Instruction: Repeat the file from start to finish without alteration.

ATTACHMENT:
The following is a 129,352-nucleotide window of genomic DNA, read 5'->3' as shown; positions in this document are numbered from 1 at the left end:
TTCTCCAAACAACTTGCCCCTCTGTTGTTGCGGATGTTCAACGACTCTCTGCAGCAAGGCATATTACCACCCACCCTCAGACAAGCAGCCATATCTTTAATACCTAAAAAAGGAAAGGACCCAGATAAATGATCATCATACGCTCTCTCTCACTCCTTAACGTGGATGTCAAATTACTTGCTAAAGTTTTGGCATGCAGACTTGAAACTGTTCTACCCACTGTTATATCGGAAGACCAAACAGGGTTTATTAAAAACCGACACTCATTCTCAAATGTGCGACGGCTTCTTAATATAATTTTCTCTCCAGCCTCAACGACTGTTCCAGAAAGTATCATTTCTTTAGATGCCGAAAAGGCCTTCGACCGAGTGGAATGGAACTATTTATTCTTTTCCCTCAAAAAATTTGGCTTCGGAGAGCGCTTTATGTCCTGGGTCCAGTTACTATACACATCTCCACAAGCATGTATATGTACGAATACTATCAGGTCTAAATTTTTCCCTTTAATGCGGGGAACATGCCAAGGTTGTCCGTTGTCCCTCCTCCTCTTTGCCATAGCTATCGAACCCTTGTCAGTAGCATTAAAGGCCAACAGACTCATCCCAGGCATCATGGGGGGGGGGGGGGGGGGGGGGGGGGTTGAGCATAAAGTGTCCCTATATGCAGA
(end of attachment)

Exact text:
The following is a 129,352-nucleotide window of genomic DNA, read 5'->3' as shown; positions in this document are numbered from 1 at the left end:
TTCTCCAAACAACTTGCCCCTCTGTTGTTGCGGATGTTCAACGACTCTCTGCAGCAAGGCATATTACCACCCACCCTCAGACAAGCAGCCATATCTTTAATACCTAAAAAAGGAAAGGACCCAGATAAATGATCATCATACGCTCTCTCTCACTCCTTAACGTGGATGTCAAATTACTTGCTAAAGTTTTGGCATGCAGACTTGAAACTGTTCTACCCACTGTTATATCGGAAGACCAAACAGGGTTTATTAAAAACCGACACTCATTCTCAAATGTGCGACGGCTTCTTAATATAATTTTCTCTCCAGCCTCAACGACTGTTCCAGAAAGTATCATTTCTTTAGATGCCGAAAAGGCCTTCGACCGAGTGGAATGGAACTATTTATTCTTTTCCCTCAAAAAATTTGGCTTCGGAGAGCGCTTTATGTCCTGGGTCCAGTTACTATACACATCTCCACAAGCATGTATATGTACGAATACTATCAGGTCTAAATTTTTCCCTTTAATGCGGGGAACATGCCAAGGTTGTCCGTTGTCCCTCCTCCTCTTTGCCATAGCTATCGAACCCTTGTCAGTAGCATTAAAGGCCAACAGACTCATCCCAGGCATCATGGGGGGGGGGGGGGGGGGGGGGGGGGTTGAGCATAAAGTGTCCCTATATGCAGA